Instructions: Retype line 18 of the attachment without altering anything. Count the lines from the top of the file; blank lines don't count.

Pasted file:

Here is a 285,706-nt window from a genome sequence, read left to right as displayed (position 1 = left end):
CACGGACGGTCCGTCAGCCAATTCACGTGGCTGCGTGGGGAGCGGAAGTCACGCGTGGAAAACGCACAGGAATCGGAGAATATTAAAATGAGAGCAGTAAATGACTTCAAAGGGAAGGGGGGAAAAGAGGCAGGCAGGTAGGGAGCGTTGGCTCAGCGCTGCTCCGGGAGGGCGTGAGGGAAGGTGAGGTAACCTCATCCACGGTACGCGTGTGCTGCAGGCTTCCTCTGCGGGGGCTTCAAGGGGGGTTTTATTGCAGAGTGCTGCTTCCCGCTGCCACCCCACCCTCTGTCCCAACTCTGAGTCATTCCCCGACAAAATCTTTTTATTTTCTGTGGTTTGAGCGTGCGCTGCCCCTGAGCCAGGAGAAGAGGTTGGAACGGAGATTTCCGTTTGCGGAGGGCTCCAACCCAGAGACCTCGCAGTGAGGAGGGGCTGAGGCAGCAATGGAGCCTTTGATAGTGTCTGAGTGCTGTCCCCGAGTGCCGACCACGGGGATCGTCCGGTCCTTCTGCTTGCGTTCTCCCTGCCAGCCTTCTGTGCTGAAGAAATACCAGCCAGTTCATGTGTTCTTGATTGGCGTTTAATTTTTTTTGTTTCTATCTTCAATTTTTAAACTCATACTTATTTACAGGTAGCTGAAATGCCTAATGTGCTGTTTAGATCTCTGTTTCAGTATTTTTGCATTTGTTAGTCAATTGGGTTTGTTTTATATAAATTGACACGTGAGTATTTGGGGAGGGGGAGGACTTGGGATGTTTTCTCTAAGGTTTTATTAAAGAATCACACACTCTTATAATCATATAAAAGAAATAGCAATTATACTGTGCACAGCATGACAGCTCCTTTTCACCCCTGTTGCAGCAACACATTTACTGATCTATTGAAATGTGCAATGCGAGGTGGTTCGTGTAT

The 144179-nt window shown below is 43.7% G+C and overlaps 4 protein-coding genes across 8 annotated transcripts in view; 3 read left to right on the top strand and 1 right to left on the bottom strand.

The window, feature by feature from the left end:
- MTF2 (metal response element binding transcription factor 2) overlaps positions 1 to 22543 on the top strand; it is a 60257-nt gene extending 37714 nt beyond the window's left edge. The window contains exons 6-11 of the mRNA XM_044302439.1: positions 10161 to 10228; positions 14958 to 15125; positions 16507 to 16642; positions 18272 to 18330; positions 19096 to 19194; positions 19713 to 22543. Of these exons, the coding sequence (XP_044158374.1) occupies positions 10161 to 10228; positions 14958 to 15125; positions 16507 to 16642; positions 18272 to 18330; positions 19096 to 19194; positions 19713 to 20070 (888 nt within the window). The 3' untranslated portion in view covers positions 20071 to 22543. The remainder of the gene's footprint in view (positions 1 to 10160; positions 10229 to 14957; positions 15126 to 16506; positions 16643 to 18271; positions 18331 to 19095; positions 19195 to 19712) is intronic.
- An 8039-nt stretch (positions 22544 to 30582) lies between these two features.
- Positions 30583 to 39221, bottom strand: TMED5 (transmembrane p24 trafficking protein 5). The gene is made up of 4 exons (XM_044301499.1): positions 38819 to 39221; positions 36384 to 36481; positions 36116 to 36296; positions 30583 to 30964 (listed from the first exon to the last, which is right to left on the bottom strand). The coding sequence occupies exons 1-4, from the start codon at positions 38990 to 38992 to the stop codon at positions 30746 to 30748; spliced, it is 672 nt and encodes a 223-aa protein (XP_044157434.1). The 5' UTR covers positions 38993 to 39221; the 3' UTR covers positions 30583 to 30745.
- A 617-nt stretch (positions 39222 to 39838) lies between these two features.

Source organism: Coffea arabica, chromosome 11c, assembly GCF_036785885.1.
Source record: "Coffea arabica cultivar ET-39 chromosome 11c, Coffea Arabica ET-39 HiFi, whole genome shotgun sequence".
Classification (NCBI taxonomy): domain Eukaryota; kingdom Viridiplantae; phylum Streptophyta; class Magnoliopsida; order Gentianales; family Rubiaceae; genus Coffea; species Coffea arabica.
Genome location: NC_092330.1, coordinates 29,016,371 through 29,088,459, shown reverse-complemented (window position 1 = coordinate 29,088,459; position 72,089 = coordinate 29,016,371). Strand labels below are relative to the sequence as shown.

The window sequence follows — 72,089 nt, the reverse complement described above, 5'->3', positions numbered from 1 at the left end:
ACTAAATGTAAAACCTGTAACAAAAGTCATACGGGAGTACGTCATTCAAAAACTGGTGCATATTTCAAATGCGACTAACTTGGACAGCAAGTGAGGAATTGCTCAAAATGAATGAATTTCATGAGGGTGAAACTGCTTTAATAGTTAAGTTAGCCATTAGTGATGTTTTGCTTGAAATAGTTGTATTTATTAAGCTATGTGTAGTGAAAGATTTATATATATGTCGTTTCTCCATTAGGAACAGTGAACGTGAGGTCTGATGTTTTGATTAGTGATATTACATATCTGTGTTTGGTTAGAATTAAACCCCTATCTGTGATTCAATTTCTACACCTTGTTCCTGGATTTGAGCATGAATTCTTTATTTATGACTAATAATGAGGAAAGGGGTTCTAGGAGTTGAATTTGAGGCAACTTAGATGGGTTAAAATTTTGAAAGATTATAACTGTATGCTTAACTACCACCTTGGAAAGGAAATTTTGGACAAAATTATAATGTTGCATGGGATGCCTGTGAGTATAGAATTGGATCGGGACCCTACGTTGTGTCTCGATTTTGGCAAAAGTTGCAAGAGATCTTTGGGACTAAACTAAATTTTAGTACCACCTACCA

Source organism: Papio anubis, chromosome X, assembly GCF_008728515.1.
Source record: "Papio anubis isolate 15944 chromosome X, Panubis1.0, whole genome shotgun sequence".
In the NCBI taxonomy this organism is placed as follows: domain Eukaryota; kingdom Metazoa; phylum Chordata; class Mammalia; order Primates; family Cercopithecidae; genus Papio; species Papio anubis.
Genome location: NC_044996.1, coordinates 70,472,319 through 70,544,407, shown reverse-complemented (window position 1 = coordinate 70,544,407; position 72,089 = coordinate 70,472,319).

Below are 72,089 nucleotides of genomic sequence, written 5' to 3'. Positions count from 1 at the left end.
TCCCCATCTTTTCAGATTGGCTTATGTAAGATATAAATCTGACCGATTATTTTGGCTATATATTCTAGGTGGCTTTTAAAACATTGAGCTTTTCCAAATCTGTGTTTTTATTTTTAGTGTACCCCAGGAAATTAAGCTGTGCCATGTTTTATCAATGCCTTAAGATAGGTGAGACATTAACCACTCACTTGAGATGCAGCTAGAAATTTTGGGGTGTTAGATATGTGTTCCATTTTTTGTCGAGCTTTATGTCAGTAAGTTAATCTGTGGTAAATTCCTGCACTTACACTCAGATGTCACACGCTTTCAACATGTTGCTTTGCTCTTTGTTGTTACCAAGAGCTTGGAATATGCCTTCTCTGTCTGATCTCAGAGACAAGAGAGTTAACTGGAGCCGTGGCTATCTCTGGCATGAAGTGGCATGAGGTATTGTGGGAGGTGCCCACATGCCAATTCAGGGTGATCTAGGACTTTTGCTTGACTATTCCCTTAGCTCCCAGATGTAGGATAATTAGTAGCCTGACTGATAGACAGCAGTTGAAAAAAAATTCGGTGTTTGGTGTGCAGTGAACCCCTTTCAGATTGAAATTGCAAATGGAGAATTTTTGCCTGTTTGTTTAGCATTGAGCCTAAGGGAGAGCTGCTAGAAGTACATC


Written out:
Genome location: NC_044996.1, coordinates 70,472,319 through 70,544,407, shown reverse-complemented (window position 1 = coordinate 70,544,407; position 72,089 = coordinate 70,472,319).